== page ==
This gets mentioned a lot on Slashdot but, in reality, the number of "good" movies has remained reasonably unchanged each year.
Here are the movies in the IMDB Top 250 grouped and counted by year:
IMDB ratings have a serious problem as far as new movies are concerned, as the latest movie of any reasonable quality tends to get many people rating it a "10" (which should mean it's perfect). It takes a while before a movie settles down to what its real rating should be. This is caused by the "aging" algorithm and number of required votes per year that IMDB uses. It means that a movie that has a lot of buzz will be listed until everybody stops caring about it and it drops out of the list, even if it has a rating that is technically better than movies in the list.
Likewise, there is no reason for movies in the top 250 to be evenly distributed by year. It's far more likely that good movies should be much older, as being evenly distributed by year implies that this year movies have been good enough to push some other movies out of the top 250, which means that the best movies are getting better, which most people agree isn't true. Even, then, there are a lot a problems with ratings being inflated as time goes by. As little as 5 years ago, a movie could crack the top 250 with less than an 8.0 rating, but now some movies are left off even though they have that same rating.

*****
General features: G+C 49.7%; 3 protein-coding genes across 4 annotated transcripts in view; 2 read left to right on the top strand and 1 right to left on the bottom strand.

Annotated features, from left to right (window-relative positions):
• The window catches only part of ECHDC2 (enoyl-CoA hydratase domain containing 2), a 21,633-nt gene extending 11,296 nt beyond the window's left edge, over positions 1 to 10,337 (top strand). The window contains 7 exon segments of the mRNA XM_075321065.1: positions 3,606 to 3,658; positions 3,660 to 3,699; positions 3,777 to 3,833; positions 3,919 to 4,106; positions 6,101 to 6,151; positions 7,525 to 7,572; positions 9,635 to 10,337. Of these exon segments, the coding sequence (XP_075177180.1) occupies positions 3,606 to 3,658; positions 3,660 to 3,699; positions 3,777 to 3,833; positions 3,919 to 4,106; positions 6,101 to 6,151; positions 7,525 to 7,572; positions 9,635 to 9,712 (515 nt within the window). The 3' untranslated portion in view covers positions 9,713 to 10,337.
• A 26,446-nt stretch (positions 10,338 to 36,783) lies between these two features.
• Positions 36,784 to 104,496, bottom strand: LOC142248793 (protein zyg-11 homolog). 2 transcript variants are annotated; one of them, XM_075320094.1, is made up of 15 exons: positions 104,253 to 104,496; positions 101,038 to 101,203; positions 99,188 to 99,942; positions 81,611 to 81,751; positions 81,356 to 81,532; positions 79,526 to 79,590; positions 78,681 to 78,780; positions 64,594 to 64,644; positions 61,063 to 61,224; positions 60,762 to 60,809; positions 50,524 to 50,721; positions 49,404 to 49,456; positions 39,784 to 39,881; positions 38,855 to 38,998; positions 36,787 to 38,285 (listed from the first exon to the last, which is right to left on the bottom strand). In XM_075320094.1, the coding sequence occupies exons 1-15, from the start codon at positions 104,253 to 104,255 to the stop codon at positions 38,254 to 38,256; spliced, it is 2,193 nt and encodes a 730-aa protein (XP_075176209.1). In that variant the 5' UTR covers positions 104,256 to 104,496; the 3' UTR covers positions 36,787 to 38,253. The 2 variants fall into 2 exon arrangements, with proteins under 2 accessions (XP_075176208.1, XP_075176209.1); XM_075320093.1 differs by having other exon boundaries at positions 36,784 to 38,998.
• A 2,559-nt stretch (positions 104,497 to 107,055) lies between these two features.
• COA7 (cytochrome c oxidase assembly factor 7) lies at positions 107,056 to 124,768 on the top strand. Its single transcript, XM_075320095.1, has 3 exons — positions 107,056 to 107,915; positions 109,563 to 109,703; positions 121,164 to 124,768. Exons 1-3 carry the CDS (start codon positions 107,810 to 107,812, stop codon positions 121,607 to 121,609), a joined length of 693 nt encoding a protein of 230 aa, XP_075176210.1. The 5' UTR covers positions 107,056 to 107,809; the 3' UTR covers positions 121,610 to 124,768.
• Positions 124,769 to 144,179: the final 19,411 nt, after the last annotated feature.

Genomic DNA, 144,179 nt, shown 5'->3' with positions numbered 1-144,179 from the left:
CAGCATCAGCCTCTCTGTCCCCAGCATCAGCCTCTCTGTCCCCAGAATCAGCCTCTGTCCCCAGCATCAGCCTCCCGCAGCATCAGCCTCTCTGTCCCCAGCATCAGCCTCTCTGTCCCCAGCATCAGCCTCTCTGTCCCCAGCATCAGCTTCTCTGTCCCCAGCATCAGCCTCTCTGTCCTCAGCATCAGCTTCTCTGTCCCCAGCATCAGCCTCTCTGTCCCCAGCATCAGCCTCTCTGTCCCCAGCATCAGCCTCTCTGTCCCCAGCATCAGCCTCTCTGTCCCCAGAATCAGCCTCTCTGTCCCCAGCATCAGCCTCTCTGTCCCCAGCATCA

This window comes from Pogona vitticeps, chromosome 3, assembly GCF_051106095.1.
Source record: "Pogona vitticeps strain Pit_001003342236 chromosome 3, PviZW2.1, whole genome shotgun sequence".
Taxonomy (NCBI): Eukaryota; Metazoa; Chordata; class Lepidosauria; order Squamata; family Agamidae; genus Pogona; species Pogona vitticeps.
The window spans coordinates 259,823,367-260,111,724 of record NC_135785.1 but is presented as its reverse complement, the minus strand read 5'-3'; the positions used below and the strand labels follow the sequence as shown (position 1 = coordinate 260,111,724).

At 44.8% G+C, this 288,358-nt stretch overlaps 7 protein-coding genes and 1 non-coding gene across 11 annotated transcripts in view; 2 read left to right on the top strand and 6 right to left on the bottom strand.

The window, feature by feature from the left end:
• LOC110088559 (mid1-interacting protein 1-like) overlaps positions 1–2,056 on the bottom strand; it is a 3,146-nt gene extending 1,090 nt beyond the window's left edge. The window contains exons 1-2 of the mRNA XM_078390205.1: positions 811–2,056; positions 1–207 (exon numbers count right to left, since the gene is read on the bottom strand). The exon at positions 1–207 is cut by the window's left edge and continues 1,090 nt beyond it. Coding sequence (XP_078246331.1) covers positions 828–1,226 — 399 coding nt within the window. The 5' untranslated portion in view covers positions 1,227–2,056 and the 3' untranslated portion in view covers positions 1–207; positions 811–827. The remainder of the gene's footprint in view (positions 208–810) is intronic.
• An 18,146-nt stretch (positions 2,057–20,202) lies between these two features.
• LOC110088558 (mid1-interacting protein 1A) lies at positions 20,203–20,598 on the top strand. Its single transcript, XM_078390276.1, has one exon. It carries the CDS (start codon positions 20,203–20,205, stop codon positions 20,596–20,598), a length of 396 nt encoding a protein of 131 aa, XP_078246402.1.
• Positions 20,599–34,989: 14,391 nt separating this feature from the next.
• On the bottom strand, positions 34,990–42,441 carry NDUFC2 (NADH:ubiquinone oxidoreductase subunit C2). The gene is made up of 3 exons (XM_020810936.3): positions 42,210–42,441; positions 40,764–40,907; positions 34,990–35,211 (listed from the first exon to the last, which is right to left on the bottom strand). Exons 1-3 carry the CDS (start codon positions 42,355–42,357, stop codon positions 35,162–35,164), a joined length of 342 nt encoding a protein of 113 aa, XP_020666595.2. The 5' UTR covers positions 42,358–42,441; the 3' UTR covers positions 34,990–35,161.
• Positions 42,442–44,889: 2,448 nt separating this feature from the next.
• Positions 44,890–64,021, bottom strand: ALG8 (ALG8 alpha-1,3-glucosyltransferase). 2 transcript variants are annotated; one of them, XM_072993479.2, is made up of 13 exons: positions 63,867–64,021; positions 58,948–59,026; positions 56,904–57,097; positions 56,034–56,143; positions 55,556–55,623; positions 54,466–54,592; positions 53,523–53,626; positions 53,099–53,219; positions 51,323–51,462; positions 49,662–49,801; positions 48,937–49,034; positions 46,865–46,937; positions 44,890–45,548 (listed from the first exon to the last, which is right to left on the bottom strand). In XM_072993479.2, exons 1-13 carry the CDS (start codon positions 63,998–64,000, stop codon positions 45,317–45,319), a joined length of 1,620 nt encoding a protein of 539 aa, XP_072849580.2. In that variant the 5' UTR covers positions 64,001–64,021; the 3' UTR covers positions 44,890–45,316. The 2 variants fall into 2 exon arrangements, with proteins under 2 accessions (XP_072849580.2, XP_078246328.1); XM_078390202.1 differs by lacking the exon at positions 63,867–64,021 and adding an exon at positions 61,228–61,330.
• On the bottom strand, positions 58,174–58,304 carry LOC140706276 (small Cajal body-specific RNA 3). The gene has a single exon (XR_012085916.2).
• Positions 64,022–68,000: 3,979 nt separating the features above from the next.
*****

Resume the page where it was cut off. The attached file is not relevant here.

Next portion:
If you use IMDB info, the "Top 1000 Voters" and "Metascore" are far better indicators of the overall quality of the movie, especially if you take into account the number of "Top 1000" that entered a rating for the movie. Basically, these are people who see and rate a lot more movies than anybody else, so even if their score is high for the movie, if a lot of them never rated it, that says something by itself. For example, Star Wars and The Dark Knight are two movies that have both been around for long enough for everyone to get a chance to see them and vote on them, and have ratings of 8.6 and 8.2 from the top voters, with 930 and 898 votes. Both ratings are close to the overall ratings. On the other hand, The Hunt from 2012 (also old enough for such die hard movie viewers to have seen it) gets a 7.3 (considerably lower than the 8.3 from all voters), but only 421 bothered to see it. Django Unchained from the same year, OTOH, gets 710 votes for a rating of 7.8 (still lower than the 8.5 from all voters, but not as much of a drop). The confidence that the rating on Django Unchained is more accurate is much higher. Even using overall votes, Interstellar has less than half the votes compared to the average of the two movies immediately surrounding it on the list, and as such will eventually fall to where it really belongs.